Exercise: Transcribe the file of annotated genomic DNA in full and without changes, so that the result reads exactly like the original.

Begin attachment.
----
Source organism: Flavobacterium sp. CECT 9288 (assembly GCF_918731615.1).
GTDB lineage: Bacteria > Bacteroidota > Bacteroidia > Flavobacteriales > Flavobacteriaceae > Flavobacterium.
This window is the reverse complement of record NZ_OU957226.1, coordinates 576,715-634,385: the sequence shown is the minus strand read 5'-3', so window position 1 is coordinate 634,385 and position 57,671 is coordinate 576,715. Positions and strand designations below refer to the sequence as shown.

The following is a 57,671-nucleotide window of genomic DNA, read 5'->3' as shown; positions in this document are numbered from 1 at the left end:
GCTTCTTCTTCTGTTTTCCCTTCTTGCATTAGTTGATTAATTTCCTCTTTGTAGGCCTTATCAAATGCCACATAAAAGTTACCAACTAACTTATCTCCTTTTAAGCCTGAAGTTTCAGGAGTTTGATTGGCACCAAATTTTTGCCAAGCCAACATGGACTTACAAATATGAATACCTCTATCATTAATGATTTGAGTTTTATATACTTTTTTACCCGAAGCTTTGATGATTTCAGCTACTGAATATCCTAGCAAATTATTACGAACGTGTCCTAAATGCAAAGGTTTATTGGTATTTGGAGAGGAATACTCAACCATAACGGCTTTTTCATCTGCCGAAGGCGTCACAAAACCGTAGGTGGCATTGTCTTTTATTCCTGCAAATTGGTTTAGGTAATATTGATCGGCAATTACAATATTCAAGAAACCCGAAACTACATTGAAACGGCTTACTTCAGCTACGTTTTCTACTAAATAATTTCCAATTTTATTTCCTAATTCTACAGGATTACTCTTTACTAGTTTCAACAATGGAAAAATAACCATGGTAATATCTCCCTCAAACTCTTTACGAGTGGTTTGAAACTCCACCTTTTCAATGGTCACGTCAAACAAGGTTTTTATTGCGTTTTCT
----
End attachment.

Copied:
Source organism: Flavobacterium sp. CECT 9288 (assembly GCF_918731615.1).
GTDB lineage: Bacteria > Bacteroidota > Bacteroidia > Flavobacteriales > Flavobacteriaceae > Flavobacterium.
This window is the reverse complement of record NZ_OU957226.1, coordinates 576,715-634,385: the sequence shown is the minus strand read 5'-3', so window position 1 is coordinate 634,385 and position 57,671 is coordinate 576,715. Positions and strand designations below refer to the sequence as shown.

The following is a 57,671-nucleotide window of genomic DNA, read 5'->3' as shown; positions in this document are numbered from 1 at the left end:
GCTTCTTCTTCTGTTTTCCCTTCTTGCATTAGTTGATTAATTTCCTCTTTGTAGGCCTTATCAAATGCCACATAAAAGTTACCAACTAACTTATCTCCTTTTAAGCCTGAAGTTTCAGGAGTTTGATTGGCACCAAATTTTTGCCAAGCCAACATGGACTTACAAATATGAATACCTCTATCATTAATGATTTGAGTTTTATATACTTTTTTACCCGAAGCTTTGATGATTTCAGCTACTGAATATCCTAGCAAATTATTACGAACGTGTCCTAAATGCAAAGGTTTATTGGTATTTGGAGAGGAATACTCAACCATAACGGCTTTTTCATCTGCCGAAGGCGTCACAAAACCGTAGGTGGCATTGTCTTTTATTCCTGCAAATTGGTTTAGGTAATATTGATCGGCAATTACAATATTCAAGAAACCCGAAACTACATTGAAACGGCTTACTTCAGCTACGTTTTCTACTAAATAATTTCCAATTTTATTTCCTAATTCTACAGGATTACTCTTTACTAGTTTCAACAATGGAAAAATAACCATGGTAATATCTCCCTCAAACTCTTTACGAGTGGTTTGAAACTCCACCTTTTCAATGGTCACGTCAAACAAGGTTTTTATTGCGTTTTCT